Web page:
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Part 1: Active learning and intercultural competence

Action research reform of a US study abroad programme in Seville, Spain

Eva Infante Mora and Davydd J. Greenwood

CASA-Sevilla is a study abroad programme for US university students with an advanced level of Spanish. In recent years, new patterns of social behaviour among students (mainly the use of technology and low-cost flights) aggravated their difficulties in establishing contacts with the local society, which often resulted in the perpetuation of stereotypes. The programme goals of cultural immersion and language improvement were therefore at risk. Through an action research and a participatory organisational development process, CASA-Sevilla stakeholders carried out a profound reform of the programme, based on the principles of active pedagogy, mentoring and community-engaged learning. This section illustrates this reform process, with its highlights and shadows.

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Eva Infante Mora, Luisa Álvarez-Ossorio Piñero, and Bartolomé Miranda Díaz

This section of the comprehensive account of the action research and pedagogical reform of the CASA-Sevilla study-abroad programme concerns the introduction of community-engaged learning as a way to complement classroom instruction. Some experiential elements were already part of the programme’s previous design (homestays, cultural visits), but they needed to be structured into the curriculum, with clear learning goals and evaluation criteria. In addition, to palliate the obstacles students experienced when trying to establish connections with the local society, service-learning in community organisations was introduced into the core ‘Beyond Stereotypes’ course. This section describes the strategies that were designed to encourage active learning in the homestays, the cultural visits and the participation in community organisations, and the role these elements play in the new programme.

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Sarah Townsend, Anna J. Willow, Emily Stokes-Rees, Katherine Hayes, Peter C. Little, Timothy Murtha, Kristen Krumhardt, Thomas Hendricks, Stephanie Friede, Peter Benson, and Gregorio Ortiz

ANDERSON, E. N., Caring for Place: Ecology, Ideology, and Emotion in Traditional Landscape Management

ÁRNASON, Arnar, Nicolas ELLISON, Jo VERHUNST, and Andrew WHITEHOUSE, eds., Landscapes Beyond Land: Routes, Aesthetics, Narratives

BARNARD, Timothy P., ed., Nature Contained: Environmental Histories of Singapore

BARTHEL-BOUCHIER, Diane, Cultural Heritage and the Challenge of Sustainability

FOOTE, Stephanie and Elizabeth MAZZOLINI, eds., Histories of the Dustheap: Waste, Material Cultures, Social Justice

HAKANSSON, Thomas N. and Mats WIDGREN, eds., Landesque Capital: The Historical Ecology of Enduring Landscape Modifications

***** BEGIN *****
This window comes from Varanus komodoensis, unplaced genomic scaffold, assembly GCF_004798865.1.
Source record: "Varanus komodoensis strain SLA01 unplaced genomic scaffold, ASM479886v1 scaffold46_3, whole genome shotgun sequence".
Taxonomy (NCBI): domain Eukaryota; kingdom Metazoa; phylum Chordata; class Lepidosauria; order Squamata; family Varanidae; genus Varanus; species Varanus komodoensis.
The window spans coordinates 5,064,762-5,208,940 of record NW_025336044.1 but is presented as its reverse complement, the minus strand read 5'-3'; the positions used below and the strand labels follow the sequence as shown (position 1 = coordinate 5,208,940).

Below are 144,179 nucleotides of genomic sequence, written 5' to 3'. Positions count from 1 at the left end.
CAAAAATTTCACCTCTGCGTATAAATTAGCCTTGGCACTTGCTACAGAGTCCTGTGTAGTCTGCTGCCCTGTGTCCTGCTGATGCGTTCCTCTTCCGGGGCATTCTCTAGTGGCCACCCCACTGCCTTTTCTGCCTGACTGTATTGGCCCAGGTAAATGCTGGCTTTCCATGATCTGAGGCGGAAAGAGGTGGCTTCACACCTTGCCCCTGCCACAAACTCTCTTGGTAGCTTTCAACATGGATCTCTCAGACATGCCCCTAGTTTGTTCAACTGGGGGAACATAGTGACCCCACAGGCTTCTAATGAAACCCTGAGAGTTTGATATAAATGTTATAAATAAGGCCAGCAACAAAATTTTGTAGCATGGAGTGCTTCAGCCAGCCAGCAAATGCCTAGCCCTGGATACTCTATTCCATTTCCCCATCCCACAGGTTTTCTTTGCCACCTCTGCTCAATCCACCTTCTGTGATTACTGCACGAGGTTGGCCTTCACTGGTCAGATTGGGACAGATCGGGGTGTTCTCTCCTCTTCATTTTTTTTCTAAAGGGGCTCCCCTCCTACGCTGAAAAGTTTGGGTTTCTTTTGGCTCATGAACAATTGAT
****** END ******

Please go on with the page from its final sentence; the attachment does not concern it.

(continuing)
PERLMUTTER, David and Robert ROTHSTEIN, The Challenge of Climate Change: Which Way Now?

RUPP, Stephanie, Forests of Belonging: Identities, Ethnicities, and Stereotypes in the Congo River Basin

SODIKOFF, Genese Marie, ed., The Anthropology of Extinction: Essays on Culture and Species Death

SWANSON, Drew A., A Golden Weed: Tobacco and Environment in the Piedmont South

WILBER, Tom, Under the Surface: Fracking, Fortunes, and the Fate of the Marcellus Shale

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Stephanie A. Limoncelli

materials and compose reflection questions to encourage critical thinking and challenge the tendencies of some students to stereotype. They can also work towards ensuring that service-learning is structured in ways that balance student experiences and the

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Eli Thorkelson, Guy Redden, Christopher Newfield, Brigitte Bönisch-Brednich, and Marie-Pierre Moreau

called Latin-American and had to adjust to that all-encompassing stereotype despite having a strong Mexican identity and very little initial knowledge of the South American nations. ‘As technologies of otherness’, so Demuro writes in her chapter

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Seumas Bates

of such a group ( Hartigan 1997 : Wray 2006 ). Thus any negative stereotypes that might have become linked to the “White” label within such a hierarchy can be safely portioned off into this discursively separate grouping ( Hartigan 1997 ; Hurley

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Annika Strauss

are discussed and contextualised in regard to the scene. Which anxieties, fears, irritations, conflicts, projections and defence strategies are evoked by the scene? Which sociocultural practices/habitus may play a role? Which stereotypes (e

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Portrait

J. D. Y. Peel

Marloes Janson, Wale Adebanwi, David Pratten, Ruth Marshall, Stephan Palmié, Amanda Villepastour, and J. D. Y. Peel

Edited by Richard Fardon and Ramon Sarró

action was informed by accounts of historical precedent, and hence how ‘making’ history (oral, ritual, or written) not only could appear to reproduce the social order—a form of stereotypical reproduction—but also was integral to its actual transformation

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Navigating the Politics of Anxiety

Moral Outrage, Responsiveness, and State Accountability in Denmark

Mette-Louise Johansen

. His family were also well known to the social workers in Aarhus owing to their social problems. In other words, this family were stereotypical representatives of the kind of people who cause moral panic in Danish society: the migrant family living on

Open access

Christine Moderbacher

). The feelings of anger and injustice are enforced by dynamics of discrimination, racism, and the stereotypical images conveyed by, lately also international, media. Figure 2. Crossing bridges—the channel between Molenbeek and the Brussels city center